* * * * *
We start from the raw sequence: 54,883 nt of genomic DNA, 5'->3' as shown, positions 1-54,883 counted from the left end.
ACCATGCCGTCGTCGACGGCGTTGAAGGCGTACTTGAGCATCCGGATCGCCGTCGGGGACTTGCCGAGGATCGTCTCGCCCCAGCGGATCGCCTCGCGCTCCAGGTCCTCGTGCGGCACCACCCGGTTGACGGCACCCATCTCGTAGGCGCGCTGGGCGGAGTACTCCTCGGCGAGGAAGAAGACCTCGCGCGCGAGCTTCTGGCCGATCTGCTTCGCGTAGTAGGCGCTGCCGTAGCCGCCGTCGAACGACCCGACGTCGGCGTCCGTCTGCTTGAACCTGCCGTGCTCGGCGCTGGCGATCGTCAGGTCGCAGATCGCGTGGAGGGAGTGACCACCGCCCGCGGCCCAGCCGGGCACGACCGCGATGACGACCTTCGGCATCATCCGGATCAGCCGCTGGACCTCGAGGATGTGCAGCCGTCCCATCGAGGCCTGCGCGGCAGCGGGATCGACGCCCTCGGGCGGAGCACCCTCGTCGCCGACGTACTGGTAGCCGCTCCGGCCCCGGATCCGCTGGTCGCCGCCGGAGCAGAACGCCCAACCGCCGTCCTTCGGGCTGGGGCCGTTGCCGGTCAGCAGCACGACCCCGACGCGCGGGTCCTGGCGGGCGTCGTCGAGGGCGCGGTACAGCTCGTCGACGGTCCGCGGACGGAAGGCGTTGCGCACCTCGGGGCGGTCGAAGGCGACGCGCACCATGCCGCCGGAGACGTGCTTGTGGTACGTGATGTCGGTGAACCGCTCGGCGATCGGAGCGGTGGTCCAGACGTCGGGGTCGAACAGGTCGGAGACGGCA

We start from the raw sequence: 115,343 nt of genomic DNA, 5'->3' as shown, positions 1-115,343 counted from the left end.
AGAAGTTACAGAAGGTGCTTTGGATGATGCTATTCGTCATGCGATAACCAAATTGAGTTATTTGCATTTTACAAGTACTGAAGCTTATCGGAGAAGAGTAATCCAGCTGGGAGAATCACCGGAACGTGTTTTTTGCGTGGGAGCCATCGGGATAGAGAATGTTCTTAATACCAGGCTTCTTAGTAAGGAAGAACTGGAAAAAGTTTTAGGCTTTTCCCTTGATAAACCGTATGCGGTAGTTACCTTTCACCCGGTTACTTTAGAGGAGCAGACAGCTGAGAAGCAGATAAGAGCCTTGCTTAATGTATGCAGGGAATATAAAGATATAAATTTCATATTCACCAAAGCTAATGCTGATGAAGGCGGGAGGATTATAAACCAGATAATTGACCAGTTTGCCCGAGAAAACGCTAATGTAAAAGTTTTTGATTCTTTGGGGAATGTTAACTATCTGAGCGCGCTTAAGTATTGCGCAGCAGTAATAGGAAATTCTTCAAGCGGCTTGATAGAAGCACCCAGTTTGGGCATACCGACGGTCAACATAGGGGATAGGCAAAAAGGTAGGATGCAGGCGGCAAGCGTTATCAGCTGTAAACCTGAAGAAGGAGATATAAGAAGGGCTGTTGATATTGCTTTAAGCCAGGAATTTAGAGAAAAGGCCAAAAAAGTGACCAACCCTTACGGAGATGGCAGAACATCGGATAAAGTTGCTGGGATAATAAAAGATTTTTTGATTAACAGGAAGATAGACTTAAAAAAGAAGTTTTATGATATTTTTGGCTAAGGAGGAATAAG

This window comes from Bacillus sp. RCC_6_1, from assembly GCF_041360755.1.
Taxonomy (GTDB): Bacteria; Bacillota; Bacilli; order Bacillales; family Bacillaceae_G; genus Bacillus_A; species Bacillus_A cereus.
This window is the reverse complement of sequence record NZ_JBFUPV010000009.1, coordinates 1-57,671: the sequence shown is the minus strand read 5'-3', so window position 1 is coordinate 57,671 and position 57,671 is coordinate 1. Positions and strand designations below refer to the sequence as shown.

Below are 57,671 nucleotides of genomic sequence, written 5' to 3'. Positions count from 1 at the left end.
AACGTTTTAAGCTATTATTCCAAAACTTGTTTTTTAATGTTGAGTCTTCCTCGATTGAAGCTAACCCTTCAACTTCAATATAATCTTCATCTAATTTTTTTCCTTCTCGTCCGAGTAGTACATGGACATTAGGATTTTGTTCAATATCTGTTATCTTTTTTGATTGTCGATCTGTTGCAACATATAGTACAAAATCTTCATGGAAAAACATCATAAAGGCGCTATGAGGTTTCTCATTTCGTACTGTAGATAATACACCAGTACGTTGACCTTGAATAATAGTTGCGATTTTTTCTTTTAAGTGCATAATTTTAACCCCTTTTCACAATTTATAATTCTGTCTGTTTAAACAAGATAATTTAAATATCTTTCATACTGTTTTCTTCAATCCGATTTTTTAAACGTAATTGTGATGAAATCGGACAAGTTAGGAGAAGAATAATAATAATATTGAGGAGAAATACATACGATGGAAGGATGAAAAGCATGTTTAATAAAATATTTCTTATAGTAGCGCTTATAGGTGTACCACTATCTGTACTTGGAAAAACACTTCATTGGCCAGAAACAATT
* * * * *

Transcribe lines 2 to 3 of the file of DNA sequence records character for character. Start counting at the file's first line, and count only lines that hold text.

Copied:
ACCATGCCGTCGTCGACGGCGTTGAAGGCGTACTTGAGCATCCGGATCGCCGTCGGGGACTTGCCGAGGATCGTCTCGCCCCAGCGGATCGCCTCGCGCTCCAGGTCCTCGTGCGGCACCACCCGGTTGACGGCACCCATCTCGTAGGCGCGCTGGGCGGAGTACTCCTCGGCGAGGAAGAAGACCTCGCGCGCGAGCTTCTGGCCGATCTGCTTCGCGTAGTAGGCGCTGCCGTAGCCGCCGTCGAACGACCCGACGTCGGCGTCCGTCTGCTTGAACCTGCCGTGCTCGGCGCTGGCGATCGTCAGGTCGCAGATCGCGTGGAGGGAGTGACCACCGCCCGCGGCCCAGCCGGGCACGACCGCGATGACGACCTTCGGCATCATCCGGATCAGCCGCTGGACCTCGAGGATGTGCAGCCGTCCCATCGAGGCCTGCGCGGCAGCGGGATCGACGCCCTCGGGCGGAGCACCCTCGTCGCCGACGTACTGGTAGCCGCTCCGGCCCCGGATCCGCTGGTCGCCGCCGGAGCAGAACGCCCAACCGCCGTCCTTCGGGCTGGGGCCGTTGCCGGTCAGCAGCACGACCCCGACGCGCGGGTCCTGGCGGGCGTCGTCGAGGGCGCGGTACAGCTCGTCGACGGTCCGCGGACGGAAGGCGTTGCGCACCTCGGGGCGGTCGAAGGCGACGCGCACCATGCCGCCGGAGACGTGCTTGTGGTACGTGATGTCGGTGAACCGCTCGGCGATCGGAGCGGTGGTCCAGACGTCGGGGTCGAACAGGTCGGAGACGGCA

We start from the raw sequence: 115,343 nt of genomic DNA, 5'->3' as shown, positions 1-115,343 counted from the left end.